Despite bringing the economy to the brink of collapse in 2008 with excessively risky investments, Wall Street appears to have learned nothing from this near-death experience.
Rather than recommending investments of a safer nature, Wall Street is once again hawking the riskiest of investments. According to the Wall Street Journal's Katy Burne, top investment banks are back to assembling so-called "Synthetic Collateralized Debt Obligations" (CDOs).
Remember, derivatives like CDOs were famously referred to as "financial weapons of mass destruction" by Warren Buffett. They're not really investments but just bets on bets, which almost tanked the global economy when they went bad.
And investment bankers, hungry for the fat fees such deals kick off, are out in the financial marketplace pushing CDOs again, according to the Journal.
"Investors are once again clamoring for a risky investment blamed for helping unleash the financial crisis: the synthetic CDO," Burne wrote. "In a sign of how hard Wall Street is trying to satisfy voracious demands for higher returns amid rock bottom interest rates, J.P. Morgan Chase & Co. and Morgan Stanley bankers in London are moving to assemble synthetic collateralized debt obligations."
"While spreading risk in some ways, synthetic CDOs also can multiply the financial damage if companies fall behind on their debt payments," Burne reported.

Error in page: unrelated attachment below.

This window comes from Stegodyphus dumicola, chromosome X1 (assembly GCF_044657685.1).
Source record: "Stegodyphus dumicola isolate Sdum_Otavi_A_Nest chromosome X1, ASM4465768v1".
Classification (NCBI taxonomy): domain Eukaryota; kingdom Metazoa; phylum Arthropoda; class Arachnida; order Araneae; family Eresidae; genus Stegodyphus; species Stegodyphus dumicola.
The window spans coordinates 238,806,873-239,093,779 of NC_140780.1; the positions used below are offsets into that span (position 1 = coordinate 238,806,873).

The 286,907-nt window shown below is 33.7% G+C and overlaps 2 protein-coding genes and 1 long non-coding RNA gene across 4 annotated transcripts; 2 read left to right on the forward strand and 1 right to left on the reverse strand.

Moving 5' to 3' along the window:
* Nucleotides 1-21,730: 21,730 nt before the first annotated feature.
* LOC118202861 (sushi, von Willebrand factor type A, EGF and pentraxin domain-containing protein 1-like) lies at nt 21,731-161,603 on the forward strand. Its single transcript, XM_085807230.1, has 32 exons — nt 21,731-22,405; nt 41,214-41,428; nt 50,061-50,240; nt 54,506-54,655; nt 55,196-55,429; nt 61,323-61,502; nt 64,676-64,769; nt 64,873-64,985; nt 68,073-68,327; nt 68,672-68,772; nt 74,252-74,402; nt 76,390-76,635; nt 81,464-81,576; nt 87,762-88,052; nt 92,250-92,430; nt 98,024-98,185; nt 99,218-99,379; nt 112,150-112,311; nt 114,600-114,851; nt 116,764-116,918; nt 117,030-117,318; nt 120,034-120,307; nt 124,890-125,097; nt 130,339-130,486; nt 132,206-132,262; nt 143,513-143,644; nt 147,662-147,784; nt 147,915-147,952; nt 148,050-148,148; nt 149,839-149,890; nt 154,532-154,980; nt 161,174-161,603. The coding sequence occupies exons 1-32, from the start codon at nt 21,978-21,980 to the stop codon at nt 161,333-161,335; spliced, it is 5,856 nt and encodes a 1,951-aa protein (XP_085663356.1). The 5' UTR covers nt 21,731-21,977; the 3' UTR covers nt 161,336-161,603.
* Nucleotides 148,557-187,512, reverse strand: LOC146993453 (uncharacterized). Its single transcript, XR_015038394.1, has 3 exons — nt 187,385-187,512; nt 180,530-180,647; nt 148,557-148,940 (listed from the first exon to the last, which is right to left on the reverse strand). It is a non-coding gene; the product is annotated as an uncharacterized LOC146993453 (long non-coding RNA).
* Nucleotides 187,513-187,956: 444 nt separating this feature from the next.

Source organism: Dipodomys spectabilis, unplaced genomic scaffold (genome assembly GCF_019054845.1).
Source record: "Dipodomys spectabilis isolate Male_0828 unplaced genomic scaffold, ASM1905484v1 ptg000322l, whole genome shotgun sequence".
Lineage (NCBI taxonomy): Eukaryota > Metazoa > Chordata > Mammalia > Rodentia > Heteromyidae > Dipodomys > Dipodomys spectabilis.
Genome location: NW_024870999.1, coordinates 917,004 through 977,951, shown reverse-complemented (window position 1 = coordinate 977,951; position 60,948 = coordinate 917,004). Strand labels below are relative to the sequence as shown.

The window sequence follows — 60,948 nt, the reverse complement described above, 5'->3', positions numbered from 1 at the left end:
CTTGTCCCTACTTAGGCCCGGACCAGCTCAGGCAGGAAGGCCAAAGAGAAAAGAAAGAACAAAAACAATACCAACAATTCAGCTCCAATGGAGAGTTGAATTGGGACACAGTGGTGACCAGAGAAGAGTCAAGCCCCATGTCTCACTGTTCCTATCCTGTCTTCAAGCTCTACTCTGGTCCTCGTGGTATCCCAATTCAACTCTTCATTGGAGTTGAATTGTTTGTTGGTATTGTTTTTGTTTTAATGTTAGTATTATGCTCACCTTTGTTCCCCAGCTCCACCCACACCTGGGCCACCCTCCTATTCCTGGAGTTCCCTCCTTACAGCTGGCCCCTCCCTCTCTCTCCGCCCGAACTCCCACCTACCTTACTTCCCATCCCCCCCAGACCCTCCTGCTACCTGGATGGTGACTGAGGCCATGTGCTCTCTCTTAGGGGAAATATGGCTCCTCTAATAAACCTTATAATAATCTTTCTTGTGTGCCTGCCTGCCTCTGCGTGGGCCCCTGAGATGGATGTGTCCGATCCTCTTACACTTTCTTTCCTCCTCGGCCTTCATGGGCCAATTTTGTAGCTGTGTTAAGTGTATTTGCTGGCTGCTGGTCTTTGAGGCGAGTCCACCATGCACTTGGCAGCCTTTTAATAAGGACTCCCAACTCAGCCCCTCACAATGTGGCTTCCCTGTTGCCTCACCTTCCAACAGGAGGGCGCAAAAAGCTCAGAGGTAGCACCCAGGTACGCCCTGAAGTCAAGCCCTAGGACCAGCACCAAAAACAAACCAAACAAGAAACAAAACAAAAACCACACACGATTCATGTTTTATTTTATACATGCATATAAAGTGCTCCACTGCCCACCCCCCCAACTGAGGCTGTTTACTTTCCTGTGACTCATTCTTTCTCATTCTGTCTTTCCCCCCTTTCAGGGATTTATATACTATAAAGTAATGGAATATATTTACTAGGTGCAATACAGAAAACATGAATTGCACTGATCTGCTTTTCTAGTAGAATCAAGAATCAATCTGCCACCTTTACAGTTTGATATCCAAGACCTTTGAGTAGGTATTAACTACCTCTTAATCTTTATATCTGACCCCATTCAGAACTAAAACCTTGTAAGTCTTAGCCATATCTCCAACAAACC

In addition, brokers are encouraging retail investors to use margin to juice their stock buying. It was recently reported that the amount owed on loans secured by margin investments rose to $384 billion at the end of April 2013, the first time the total has passed the 2007 peak of $381 billion.
Investing through margin boosts returns on the upside. But, when the market corrects or tanks, investors using margin loans are forced to sell out positions without notice. In turn, their gains -- and often their life savings -- can be decimated.
That level of borrowing is a warning sign to investors about an overheated stock market, wrote Floyd Norris of the New York Times.
"The latest total of borrowing amounts to about 2.4% of GDP, a level that in the past was a danger signal," Norris wrote. Margin levels reached such dangerous levels at the end of 1999, right before the technology-stock bubble burst. Margin debt fell after that, but then rose again during the housing boom. And we all know how that ended.
All this could be an indication that the stock market rally, which carried the S&P 500 to record levels in May, is kaput, Norris noted.
Despite the disasters of 2000 and 2008 for investors, Wall Street just doesn't seem to get it. The lure of fees and commissions on exotic products like CDOs and margin lending is just too tasty for investment bankers and brokers to ignore. Uncle Sam might bail out the banks in the next crash, but he won't bail out mom and pop, that's for certain.
Disclaimer: Zamansky & Associates is a New York law firm that represents investors in court and arbitration cases against securities brokerage firms and issuers. The firm may represent investors in cases against companies mentioned in this blog.
Disclosure: I have no positions in any stocks mentioned, and no plans to initiate any positions within the next 72 hours. I wrote this article myself, and it expresses my own opinions. I am not receiving compensation for it. I have no business relationship with any company whose stock is mentioned in this article.